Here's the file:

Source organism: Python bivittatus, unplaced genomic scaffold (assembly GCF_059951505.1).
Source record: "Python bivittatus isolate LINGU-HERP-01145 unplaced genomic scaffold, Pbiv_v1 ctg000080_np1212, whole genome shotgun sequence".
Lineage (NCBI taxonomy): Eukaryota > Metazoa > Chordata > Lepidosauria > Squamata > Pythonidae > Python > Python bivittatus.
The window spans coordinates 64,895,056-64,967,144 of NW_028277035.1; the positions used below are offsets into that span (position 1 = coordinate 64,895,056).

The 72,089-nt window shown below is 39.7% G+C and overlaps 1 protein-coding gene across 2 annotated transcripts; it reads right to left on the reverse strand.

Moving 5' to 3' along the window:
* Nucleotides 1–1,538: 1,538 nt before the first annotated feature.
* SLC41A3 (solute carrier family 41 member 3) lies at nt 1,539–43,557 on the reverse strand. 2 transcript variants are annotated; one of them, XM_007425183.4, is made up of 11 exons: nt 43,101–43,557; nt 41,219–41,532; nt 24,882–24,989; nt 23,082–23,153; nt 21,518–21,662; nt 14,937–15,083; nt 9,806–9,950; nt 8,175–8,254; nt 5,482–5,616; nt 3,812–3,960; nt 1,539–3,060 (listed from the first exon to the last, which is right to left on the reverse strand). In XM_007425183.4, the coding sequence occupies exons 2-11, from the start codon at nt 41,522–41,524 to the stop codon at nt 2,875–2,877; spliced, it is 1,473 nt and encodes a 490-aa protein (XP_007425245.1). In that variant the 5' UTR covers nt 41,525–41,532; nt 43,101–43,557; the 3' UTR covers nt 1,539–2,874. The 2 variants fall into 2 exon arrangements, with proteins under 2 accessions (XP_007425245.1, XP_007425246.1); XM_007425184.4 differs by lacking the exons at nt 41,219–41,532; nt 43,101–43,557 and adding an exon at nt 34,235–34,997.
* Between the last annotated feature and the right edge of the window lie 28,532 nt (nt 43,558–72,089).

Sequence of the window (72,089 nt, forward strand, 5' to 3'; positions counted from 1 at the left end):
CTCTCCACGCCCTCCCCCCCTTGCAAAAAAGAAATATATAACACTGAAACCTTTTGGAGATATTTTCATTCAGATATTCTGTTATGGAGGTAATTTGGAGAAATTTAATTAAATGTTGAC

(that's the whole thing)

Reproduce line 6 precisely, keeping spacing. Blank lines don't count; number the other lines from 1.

Moving 5' to 3' along the window: